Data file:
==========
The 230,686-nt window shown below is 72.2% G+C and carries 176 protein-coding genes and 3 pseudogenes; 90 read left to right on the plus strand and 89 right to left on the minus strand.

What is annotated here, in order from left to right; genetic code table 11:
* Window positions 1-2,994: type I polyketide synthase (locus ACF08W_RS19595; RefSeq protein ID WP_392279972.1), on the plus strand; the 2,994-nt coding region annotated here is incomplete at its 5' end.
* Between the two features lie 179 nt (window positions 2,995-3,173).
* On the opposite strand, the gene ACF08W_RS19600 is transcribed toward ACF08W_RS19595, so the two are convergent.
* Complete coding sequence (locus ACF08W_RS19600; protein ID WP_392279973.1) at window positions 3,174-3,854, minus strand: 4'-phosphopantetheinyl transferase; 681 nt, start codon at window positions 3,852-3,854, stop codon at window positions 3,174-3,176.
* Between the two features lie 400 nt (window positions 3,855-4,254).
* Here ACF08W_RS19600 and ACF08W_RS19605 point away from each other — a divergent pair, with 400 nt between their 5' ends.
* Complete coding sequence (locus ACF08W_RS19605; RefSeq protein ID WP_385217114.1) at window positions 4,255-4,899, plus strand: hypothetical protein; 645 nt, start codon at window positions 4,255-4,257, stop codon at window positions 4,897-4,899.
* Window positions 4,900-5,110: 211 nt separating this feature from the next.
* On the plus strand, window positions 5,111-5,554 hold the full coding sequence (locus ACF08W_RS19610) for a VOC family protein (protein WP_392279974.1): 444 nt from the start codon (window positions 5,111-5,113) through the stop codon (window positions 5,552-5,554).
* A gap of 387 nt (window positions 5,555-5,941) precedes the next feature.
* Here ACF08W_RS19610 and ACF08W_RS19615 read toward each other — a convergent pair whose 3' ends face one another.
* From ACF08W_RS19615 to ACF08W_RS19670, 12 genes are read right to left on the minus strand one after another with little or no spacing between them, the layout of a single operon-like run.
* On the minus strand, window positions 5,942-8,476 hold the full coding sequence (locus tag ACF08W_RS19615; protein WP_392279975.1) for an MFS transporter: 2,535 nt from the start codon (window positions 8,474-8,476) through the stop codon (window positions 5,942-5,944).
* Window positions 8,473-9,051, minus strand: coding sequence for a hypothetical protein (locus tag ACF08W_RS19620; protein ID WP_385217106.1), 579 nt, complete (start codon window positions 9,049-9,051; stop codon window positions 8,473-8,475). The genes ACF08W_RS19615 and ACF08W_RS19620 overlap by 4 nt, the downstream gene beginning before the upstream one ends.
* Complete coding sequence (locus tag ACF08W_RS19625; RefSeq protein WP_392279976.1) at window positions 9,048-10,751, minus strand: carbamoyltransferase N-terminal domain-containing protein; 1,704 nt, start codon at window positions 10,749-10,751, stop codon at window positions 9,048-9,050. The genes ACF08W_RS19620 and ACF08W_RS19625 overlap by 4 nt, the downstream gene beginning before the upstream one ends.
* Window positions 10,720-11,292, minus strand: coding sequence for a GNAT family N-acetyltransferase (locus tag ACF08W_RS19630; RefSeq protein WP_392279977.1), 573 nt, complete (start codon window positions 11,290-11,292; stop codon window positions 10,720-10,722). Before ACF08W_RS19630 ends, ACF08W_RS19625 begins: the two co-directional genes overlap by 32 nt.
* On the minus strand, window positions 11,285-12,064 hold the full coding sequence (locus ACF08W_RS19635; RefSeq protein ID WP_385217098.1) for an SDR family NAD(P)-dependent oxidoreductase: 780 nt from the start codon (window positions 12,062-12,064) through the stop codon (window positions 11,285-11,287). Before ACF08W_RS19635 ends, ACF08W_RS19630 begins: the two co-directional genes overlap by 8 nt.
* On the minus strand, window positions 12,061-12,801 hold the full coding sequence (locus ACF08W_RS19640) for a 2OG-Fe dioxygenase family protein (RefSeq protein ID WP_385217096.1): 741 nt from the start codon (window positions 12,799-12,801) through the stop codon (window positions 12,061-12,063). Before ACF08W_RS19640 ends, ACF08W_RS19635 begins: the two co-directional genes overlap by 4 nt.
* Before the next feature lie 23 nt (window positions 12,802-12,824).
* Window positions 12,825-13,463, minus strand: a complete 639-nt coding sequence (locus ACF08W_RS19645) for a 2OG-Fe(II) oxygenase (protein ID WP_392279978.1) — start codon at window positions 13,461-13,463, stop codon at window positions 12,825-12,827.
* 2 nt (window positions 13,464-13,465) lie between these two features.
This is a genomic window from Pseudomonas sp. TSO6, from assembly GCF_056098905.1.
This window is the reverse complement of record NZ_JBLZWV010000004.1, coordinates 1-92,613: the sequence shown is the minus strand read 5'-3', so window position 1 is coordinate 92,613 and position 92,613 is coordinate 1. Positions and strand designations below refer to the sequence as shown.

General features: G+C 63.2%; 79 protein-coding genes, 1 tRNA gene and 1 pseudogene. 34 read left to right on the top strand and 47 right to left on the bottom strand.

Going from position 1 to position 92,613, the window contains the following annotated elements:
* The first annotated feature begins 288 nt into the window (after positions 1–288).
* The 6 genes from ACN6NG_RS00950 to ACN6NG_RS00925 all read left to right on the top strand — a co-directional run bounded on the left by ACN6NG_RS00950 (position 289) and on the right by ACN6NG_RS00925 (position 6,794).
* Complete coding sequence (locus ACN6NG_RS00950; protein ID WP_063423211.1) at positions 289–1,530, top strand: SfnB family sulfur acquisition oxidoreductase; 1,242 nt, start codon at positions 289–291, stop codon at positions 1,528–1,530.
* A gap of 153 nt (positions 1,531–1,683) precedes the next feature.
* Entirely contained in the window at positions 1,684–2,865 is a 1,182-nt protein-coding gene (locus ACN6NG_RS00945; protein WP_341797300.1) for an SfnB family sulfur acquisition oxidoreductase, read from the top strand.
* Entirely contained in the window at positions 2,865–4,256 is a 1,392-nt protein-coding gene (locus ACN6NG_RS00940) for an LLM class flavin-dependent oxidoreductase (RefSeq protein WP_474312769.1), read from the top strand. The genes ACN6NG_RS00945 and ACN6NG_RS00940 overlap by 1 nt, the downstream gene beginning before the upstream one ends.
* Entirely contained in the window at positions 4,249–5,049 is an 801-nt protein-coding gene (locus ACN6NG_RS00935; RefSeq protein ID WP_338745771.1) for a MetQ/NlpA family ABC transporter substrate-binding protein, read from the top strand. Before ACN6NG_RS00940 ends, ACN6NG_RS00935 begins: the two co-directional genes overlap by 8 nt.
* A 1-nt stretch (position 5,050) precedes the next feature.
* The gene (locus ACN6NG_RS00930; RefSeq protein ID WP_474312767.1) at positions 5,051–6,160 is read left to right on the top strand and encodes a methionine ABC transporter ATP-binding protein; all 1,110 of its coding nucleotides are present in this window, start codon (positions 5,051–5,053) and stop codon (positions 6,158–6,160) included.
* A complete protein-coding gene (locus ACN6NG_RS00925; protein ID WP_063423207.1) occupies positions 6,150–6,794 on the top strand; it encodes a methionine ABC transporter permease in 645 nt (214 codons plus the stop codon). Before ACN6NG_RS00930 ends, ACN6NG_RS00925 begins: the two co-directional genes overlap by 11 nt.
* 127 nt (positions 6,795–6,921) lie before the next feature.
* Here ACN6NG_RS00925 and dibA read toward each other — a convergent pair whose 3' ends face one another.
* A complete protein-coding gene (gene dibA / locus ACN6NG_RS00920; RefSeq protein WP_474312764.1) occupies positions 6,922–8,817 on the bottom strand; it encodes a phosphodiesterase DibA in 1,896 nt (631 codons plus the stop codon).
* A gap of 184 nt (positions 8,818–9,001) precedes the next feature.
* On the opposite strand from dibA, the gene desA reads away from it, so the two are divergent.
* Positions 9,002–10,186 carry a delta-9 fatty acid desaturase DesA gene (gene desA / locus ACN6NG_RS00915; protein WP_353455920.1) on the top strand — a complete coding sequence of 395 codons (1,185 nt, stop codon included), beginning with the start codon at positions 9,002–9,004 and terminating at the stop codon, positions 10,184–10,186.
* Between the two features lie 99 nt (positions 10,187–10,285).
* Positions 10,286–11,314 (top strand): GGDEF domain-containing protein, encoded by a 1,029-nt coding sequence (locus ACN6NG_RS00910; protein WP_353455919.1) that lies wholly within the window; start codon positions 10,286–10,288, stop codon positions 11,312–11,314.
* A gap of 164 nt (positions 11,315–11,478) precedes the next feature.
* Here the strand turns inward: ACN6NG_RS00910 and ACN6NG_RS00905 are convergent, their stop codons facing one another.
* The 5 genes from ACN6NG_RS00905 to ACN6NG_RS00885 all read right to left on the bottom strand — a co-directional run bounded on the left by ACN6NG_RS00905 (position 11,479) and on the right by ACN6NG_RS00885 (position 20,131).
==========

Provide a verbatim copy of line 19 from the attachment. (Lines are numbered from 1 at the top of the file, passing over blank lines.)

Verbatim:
* On the minus strand, window positions 11,285-12,064 hold the full coding sequence (locus ACF08W_RS19635; RefSeq protein ID WP_385217098.1) for an SDR family NAD(P)-dependent oxidoreductase: 780 nt from the start codon (window positions 12,062-12,064) through the stop codon (window positions 11,285-11,287). Before ACF08W_RS19635 ends, ACF08W_RS19630 begins: the two co-directional genes overlap by 8 nt.